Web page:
"About a mile east of Fishing Creek, the tornado column separated into two distinct funnel shaped clouds, moving onward side by side. At this point the storm is described by Mrs. Mary Siegfried as consisting of two fully formed columns surrounded by fine debris which appeared like a swarm of bees. This seems to have continued but a short time and the storm is again described as one column."

6. Estimated F3.

House totally destroyed (prior to this location). Another house unroofed and its ice house and the barn was destroyed. Witness stated that it occurred about 4:30 pm. Described as being about a quarter a mile in width.

  • Runyun estate ruined.
  • Kase estate blown to pieces and barn much damaged.
  • Debris every where and seen shooting up in the air like cannons.
  • Tore sprouts from the roots and removed stones from the ground.

All buildings from here to Harveysville are more or less damaged.

7. Estimated F2-F3. Did "great damage to properties". Note: One resident witness stated that a weaker tornado had passed within just 100 yards of this location some 56 years earlier though it was not as strong as this one.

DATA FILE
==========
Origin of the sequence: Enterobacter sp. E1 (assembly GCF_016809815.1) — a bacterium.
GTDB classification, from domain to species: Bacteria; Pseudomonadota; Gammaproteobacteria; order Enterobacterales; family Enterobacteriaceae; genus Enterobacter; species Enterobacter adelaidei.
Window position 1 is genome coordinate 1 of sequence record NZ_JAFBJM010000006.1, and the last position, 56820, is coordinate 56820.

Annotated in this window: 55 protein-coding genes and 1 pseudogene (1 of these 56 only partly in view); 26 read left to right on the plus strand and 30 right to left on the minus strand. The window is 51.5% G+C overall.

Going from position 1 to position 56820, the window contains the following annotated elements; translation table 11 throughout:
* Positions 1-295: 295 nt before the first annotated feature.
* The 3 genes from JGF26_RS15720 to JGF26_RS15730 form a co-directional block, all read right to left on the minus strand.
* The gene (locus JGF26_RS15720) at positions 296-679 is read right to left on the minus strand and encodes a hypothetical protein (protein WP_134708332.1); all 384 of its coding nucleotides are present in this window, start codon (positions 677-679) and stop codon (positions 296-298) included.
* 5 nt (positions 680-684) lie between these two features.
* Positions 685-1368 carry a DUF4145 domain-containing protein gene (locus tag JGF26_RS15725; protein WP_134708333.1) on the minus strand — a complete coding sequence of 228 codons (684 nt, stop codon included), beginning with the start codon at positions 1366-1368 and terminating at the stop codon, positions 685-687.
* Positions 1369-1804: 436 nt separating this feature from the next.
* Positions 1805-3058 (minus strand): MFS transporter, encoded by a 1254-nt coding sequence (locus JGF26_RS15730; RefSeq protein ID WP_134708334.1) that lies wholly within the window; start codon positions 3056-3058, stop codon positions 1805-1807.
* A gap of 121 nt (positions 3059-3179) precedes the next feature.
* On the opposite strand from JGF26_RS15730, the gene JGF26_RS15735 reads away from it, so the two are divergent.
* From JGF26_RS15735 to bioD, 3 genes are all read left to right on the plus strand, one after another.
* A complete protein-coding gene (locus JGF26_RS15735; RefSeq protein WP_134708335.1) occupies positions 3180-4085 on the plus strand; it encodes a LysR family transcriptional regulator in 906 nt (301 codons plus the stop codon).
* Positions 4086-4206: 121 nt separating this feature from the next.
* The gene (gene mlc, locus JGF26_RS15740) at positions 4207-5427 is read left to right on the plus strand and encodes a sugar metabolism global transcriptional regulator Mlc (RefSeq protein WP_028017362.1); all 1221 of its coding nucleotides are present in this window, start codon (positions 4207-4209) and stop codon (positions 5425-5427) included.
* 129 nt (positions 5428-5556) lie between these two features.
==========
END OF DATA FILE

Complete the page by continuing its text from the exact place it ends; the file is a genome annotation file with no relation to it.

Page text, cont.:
8. Estimated F3. "At the top of the steep hill which overlooks Pine Creek on the west, was a small house occupied by Geo. Smith, a well digger, and a large family. This house was taken up and carried about 200 feet over a ledge about 1 5 feet in height where it fell as a mass of debris, while household goods and members of the family were scattered all around. George Smith, aged about six years, was reported as having a fracture of the skull, but no others were seriously injured."

Another documenton the "History od Luzerne County" indicated that it was his son who had the fractured skull.

9. Estimated F3.

Buildings destroyed. At pine creek, tornado was accompanied by a sulphurous smell and was said to be moving faster than a railroad train. Speed was estimated near 60 mph.

10. Estimated F3.